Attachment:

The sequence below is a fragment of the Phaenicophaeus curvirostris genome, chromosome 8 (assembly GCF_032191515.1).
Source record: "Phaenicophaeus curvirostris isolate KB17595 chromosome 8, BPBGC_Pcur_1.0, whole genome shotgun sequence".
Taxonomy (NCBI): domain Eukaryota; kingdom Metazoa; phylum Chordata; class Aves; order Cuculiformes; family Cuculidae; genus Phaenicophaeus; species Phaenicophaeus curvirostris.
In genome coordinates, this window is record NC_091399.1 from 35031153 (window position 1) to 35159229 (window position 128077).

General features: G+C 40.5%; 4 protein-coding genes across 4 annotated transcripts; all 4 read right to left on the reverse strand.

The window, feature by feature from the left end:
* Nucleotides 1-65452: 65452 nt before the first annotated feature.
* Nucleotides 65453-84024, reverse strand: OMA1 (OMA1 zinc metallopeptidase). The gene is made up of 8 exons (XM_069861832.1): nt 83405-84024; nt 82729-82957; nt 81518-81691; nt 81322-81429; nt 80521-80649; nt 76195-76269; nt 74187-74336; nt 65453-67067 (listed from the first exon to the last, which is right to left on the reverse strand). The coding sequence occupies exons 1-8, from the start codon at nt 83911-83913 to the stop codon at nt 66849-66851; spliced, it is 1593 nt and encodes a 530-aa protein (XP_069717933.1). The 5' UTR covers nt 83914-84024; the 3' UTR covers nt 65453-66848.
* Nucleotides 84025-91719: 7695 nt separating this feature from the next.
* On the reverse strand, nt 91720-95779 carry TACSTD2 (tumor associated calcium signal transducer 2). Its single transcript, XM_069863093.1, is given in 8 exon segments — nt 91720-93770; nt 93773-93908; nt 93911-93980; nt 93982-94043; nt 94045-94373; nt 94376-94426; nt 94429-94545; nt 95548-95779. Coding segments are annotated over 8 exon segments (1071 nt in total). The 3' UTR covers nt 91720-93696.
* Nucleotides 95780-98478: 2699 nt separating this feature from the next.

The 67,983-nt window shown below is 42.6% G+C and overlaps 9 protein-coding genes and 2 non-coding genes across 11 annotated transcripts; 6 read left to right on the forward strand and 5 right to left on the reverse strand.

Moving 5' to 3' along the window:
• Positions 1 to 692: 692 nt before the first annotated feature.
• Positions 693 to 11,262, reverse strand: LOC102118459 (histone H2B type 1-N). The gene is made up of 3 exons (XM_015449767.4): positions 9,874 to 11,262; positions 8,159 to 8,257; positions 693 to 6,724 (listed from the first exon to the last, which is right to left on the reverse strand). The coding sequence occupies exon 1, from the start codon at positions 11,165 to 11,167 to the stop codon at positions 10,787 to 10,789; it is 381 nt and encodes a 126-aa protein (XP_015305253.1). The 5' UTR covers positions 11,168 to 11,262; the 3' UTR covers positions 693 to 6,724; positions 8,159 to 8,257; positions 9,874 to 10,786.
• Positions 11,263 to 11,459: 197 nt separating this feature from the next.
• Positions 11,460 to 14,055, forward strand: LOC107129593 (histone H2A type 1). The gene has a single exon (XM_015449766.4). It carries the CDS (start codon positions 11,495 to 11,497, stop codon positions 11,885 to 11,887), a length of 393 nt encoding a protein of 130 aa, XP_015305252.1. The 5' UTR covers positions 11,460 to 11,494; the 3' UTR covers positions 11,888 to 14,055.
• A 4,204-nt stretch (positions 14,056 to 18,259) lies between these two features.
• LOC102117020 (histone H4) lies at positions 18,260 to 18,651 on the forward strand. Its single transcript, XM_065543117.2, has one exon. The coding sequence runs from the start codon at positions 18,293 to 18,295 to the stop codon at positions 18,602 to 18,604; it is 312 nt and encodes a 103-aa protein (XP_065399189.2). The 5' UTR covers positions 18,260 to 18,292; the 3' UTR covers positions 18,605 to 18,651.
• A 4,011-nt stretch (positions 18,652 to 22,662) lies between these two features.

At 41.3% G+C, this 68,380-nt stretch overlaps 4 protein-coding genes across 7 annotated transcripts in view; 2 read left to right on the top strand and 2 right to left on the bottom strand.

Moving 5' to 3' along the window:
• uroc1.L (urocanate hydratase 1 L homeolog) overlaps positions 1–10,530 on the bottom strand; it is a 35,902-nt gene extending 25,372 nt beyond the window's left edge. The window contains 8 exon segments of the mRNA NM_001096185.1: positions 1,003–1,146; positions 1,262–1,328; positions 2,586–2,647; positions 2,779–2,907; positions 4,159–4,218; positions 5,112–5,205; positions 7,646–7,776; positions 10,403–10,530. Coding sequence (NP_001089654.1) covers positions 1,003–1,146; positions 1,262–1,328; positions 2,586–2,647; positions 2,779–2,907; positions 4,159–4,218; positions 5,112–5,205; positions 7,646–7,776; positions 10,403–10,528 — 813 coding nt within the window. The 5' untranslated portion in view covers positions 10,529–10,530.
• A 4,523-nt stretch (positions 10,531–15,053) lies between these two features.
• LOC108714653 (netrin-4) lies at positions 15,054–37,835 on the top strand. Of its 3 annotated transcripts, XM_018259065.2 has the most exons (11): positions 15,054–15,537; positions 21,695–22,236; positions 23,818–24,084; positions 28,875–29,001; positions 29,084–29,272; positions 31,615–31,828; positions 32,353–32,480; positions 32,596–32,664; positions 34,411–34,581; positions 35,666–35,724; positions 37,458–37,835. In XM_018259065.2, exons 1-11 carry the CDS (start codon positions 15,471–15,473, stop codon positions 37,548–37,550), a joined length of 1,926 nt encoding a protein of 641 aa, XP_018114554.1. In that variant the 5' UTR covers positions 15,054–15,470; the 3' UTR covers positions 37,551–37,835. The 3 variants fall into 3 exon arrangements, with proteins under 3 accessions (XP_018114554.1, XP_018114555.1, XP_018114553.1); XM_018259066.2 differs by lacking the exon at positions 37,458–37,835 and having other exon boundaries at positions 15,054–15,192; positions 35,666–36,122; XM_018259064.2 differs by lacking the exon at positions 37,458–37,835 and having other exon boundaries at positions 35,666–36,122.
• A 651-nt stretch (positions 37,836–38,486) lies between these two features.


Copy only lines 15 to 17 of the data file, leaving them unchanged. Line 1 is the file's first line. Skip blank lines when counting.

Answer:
• Positions 693 to 11,262, reverse strand: LOC102118459 (histone H2B type 1-N). The gene is made up of 3 exons (XM_015449767.4): positions 9,874 to 11,262; positions 8,159 to 8,257; positions 693 to 6,724 (listed from the first exon to the last, which is right to left on the reverse strand). The coding sequence occupies exon 1, from the start codon at positions 11,165 to 11,167 to the stop codon at positions 10,787 to 10,789; it is 381 nt and encodes a 126-aa protein (XP_015305253.1). The 5' UTR covers positions 11,168 to 11,262; the 3' UTR covers positions 693 to 6,724; positions 8,159 to 8,257; positions 9,874 to 10,786.
• Positions 11,263 to 11,459: 197 nt separating this feature from the next.
• Positions 11,460 to 14,055, forward strand: LOC107129593 (histone H2A type 1). The gene has a single exon (XM_015449766.4). It carries the CDS (start codon positions 11,495 to 11,497, stop codon positions 11,885 to 11,887), a length of 393 nt encoding a protein of 130 aa, XP_015305252.1. The 5' UTR covers positions 11,460 to 11,494; the 3' UTR covers positions 11,888 to 14,055.